US-Department-of-Labor-logo.jpgYesterday, a group of 21 states filed a lawsuit in the United States District Court for the Eastern District of Texas challenging the Department of Labor’s new overtime rule, which is set to take effect on December 1, 2016.  The group challenging the rule is led by Texas and Nevada, and includes the following states:  Alabama, Arizona, Georgia, Indiana, Iowa, Kansas, Kentucky, Louisiana, Maine, Michigan, Mississippi, Nebraska, New Mexico, Ohio, Oklahoma, South Carolina, Utah, and Wisconsin. The lawsuit names as Defendants the DOL and its Wage and Hour Division, Secretary of Labor Thomas Perez, and Wage and Hour Administrator David Weil, and Assistant Administrator for Policy Mary Ziegler.

As most know by now, in May 2016, the DOL issued its final rule establishing a new minimum salary threshold for the white collar exemptions (executive, administrative, and professional) under the Fair Labor Standards Act (FLSA). This new threshold of $913 per week ($47,476 annualized) more than doubles the current minimum weekly salary threshold of $455 per week ($23,660 annualized), and is scheduled to increase every three years.


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Yesterday, the United States Supreme Court issued its long-awaited decision in the Encino Motorcars, LLC v. Navarro case, that many hoped would resolve the issue as to whether Service Advisors at auto dealerships are exempt from the overtime provisions of the Fair Labor Standards Act (FLSA).  As we reported back in January 2016, the Supreme Court agreed to hear a petition filed by an auto dealership, Encino Motorcars, challenging a Ninth Circuit decision holding that Service Advisors were not exempt from overtime pay requirements.  Encino asked that the Court “restore uniformity” in legal precedent and hold that Service Advisors are exempt from the FLSA’s overtime pay requirements.  Auto dealers were hoping that the Supreme Court would bring certainty to this issue and follow prior decisions from the Fourth and Fifth Circuits holding that Service Advisors are salespeople exempt from overtime, instead of following the Ninth Circuit’s contrary decision.  Although the Supreme Court ultimately vacated the Ninth Circuit’s decision, the Court’s opinion leaves the issue open to further consideration.
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The National Labor Relations Board (“NLRB” or the “Board”) has once again weighed in on employer use of confidentiality and non-disparagement language, this time in the settlement arena. Recently, the NLRB withheld its approval of a global settlement of Fair Labor Standards Act (“FLSA”) claims and Board charges, stating its objection to the negotiated non-disparagement and confidentiality provisions in the parties’ settlement agreement.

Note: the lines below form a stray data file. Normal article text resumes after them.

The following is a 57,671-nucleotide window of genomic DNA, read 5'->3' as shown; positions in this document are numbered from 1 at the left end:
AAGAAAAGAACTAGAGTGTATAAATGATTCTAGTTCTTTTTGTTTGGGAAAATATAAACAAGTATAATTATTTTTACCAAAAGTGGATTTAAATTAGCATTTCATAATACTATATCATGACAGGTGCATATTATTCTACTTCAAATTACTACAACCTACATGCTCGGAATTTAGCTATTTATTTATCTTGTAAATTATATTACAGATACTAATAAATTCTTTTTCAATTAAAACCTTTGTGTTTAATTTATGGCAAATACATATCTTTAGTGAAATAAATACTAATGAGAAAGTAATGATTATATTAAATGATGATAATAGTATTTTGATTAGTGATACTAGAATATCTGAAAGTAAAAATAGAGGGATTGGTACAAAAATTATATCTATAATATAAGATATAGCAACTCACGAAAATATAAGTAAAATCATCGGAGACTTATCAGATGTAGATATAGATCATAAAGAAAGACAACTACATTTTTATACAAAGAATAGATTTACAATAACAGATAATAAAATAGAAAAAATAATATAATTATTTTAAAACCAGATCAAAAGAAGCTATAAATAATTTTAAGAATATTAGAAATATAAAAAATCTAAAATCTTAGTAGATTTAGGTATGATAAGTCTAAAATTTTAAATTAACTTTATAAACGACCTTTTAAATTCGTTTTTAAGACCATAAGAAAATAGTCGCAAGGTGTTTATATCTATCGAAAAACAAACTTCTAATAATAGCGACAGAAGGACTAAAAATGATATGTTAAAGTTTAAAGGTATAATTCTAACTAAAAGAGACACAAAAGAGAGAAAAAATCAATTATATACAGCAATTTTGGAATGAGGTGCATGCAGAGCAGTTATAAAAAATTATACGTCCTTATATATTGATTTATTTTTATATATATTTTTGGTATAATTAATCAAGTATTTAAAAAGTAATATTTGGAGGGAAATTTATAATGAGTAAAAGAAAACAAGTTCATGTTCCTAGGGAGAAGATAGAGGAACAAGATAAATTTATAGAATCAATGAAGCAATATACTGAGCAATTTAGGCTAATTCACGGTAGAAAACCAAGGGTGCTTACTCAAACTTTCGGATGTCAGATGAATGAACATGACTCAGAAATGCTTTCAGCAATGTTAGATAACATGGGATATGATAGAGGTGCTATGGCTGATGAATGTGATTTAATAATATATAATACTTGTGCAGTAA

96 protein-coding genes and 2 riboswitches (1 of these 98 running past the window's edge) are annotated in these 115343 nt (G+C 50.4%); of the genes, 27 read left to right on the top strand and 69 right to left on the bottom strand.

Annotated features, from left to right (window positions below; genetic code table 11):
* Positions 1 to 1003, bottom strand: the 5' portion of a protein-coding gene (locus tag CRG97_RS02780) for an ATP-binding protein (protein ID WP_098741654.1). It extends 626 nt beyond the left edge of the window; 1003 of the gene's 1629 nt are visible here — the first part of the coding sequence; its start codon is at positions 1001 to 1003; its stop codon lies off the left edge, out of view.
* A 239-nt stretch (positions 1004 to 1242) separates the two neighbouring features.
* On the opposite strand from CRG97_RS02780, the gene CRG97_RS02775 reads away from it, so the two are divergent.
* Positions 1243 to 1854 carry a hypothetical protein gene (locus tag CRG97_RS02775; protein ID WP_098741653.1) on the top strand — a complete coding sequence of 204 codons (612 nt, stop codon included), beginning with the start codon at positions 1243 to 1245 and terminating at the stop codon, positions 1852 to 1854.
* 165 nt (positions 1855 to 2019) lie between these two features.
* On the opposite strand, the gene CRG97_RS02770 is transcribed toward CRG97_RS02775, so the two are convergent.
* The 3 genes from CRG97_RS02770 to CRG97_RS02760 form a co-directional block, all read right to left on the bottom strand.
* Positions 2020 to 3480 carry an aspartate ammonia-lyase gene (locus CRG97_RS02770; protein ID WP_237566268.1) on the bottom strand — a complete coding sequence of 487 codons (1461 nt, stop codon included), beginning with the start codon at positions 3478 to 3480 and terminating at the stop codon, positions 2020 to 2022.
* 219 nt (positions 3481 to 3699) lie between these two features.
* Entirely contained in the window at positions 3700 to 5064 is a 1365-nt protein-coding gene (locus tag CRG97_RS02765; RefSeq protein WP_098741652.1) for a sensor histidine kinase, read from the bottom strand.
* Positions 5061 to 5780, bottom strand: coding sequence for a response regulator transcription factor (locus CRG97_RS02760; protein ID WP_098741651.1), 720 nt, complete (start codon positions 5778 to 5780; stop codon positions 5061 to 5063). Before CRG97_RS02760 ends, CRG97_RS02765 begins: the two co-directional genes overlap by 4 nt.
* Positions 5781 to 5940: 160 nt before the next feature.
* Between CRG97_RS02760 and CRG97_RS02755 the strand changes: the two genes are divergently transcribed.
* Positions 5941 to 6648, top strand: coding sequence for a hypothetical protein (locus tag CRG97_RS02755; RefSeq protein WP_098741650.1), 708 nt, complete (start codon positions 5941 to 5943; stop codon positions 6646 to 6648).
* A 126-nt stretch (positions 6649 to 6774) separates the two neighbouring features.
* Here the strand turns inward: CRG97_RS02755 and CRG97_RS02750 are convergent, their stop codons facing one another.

The employer, Liberato Restaurant, agreed to a $1 million settlement of an FLSA class action lawsuit brought by current and former employees who alleged non-payment of tips and overtime wages.  As part of the settlement, plaintiffs agreed to dismiss charges filed with the NLRB. The settlement agreement included promises by both parties to not disparage the other and not to disclose the terms of the agreement to the public. Such provisions are routinely included in settlement agreements, and have been accepted in settlements involving wage and hour claims.


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We recently received a question regarding whether an employer could classify certain IT employees as exempt under the Computer Employee exemption. With the long-awaited final DOL overtime rules for the white collar exemptions yet to make their appearance, we thought this would be a good opportunity to switch gears and remind you of the general

In an interesting turn of events and what I’m sure will be gratifying for some employers, the Department of Labor has agreed to pay Gate Guard Services $1.5 million to settle claims involving the DOL’s overly aggressive and bad faith tactics in investigating whether Gate Guard’s gate attendants were improperly classified as independent contractors under

Agencies and other third-party employers of live-in household employees and home companionship providers, take note: the long-delayed regulations reclassifying many of these workers as non-exempt employees entitled to minimum wage and overtime under the FLSA are now in effect. 

Since 1974, the FLSA has included an exemption for certain categories of domestic service workers, including